experiment themselves using the Developing Practical Skills Framework to help. Students complete the experiment and then explain the advantage in the field of the behavioural adaptations the beetles’ exhibit.

Additional information about seed beetles is provided in this sheet, along with information about how the experiments could be completed. We are grateful for the help of ASAB Education Officer, Michael Dockery, in the production of this activity.

Keeping seed beetles

Seed beetles are remarkably easy to keep in schools and colleges. They can be housed in disused coffee/jam jars with some muslin (or plastic netting) over the top, held in place by an elastic band. They require only a few minutes of maintenance once every 5–6 weeks.

Establish new cultures of beetles in clean jars with fresh beans. This minimises the build up of bean/beetle debris to which some people may be allergic. A barrier of Fluon® around the top 5 cm of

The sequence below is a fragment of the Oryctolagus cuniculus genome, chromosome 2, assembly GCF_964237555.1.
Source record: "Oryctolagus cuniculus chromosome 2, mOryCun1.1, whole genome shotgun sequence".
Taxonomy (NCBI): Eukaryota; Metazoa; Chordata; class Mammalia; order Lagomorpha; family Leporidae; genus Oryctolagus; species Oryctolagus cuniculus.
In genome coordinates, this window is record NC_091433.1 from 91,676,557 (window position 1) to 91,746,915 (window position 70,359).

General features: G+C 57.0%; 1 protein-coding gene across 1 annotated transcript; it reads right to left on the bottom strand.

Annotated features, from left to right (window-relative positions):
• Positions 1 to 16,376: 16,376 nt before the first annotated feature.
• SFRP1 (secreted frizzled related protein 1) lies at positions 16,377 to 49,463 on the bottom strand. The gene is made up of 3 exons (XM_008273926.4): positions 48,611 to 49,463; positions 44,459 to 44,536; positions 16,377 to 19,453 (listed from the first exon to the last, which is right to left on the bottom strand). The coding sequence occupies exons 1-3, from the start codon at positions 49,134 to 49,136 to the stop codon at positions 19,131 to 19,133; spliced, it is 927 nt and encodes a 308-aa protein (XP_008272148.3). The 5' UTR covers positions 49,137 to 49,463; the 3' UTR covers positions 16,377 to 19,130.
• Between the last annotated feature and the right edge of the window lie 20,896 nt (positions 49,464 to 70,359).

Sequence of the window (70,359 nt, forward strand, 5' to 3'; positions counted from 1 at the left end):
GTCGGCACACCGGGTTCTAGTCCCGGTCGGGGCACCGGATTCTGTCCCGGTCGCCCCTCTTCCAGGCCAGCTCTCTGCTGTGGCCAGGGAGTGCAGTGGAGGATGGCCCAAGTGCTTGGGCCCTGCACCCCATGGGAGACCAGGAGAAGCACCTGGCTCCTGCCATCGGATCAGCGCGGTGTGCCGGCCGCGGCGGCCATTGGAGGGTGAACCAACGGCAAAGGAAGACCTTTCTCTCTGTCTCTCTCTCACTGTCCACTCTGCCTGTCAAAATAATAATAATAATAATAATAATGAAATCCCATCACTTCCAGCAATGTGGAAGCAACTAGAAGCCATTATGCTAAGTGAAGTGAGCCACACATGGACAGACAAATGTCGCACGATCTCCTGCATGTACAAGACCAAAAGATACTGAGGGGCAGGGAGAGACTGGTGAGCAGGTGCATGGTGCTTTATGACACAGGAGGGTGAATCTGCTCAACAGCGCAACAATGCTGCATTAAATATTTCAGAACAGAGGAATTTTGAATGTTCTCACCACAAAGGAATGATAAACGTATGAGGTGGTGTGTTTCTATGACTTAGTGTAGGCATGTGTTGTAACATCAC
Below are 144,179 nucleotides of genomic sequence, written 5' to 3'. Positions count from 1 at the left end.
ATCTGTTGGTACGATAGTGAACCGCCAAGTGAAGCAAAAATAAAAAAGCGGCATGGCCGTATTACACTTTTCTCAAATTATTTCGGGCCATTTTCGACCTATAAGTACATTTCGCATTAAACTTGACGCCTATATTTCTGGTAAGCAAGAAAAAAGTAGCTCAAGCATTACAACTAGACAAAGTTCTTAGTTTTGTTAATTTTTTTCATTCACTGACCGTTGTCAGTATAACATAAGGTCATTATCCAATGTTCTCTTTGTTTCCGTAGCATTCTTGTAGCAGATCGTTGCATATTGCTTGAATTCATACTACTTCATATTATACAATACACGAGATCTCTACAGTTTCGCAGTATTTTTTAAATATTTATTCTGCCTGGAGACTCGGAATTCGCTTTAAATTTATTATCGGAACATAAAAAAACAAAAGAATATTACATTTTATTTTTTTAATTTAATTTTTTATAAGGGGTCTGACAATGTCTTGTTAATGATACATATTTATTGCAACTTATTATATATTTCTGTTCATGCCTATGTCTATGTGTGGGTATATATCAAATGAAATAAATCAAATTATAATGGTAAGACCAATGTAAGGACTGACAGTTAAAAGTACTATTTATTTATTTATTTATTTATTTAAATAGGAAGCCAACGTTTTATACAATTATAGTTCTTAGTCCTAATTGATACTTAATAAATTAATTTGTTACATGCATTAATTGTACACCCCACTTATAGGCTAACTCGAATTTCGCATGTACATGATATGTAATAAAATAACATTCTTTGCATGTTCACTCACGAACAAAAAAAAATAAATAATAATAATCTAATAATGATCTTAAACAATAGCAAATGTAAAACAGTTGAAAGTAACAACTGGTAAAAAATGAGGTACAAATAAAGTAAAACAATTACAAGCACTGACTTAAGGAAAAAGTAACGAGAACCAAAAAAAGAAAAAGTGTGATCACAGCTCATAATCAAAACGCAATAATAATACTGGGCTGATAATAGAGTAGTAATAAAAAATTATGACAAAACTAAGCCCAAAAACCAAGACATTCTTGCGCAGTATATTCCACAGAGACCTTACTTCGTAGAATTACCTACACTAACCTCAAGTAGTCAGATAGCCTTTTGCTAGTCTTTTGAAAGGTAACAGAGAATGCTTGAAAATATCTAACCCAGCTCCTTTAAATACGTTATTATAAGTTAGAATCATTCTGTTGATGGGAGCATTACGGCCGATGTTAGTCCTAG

the jar makes the beetles lose their footing, so they cannot reach the top and get under any folds in the muslin. Fluon® is available from Blades Biological.

Investigating the behaviour of seed beetles

Are seed beetles positively or negatively phototactic?

This can be investigated by placing one beetle at a time in the small central circle of Figure 1 and recording where they cross the perimeter of the larger circle. The sectors can be numbered or labelled according to the points of the compass. Students record which of the eight sectors the beetle crossed on leaving the outer circle. The beetles are positively phototactic. If the room has windows down only one side or a light source is set up on one side, this will be clearly demonstrated by their movement preferences.

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Activity 4.4 Teacher Sheet

Figure 1 Wheel diagram used to investigate whether seed beetles are positively or negatively phototactic.

Do beetles move as fast on vertical surfaces as they do on horizontal surfaces?

Speed of movement can be determined by timing how long it takes a seed beetle to travel over a certain distance when placed in a thermometer tube (or tube of similar dimensions). Compare their speeds of movement in the tube placed horizontally and vertically. Beetles move more quickly vertically than horizontally.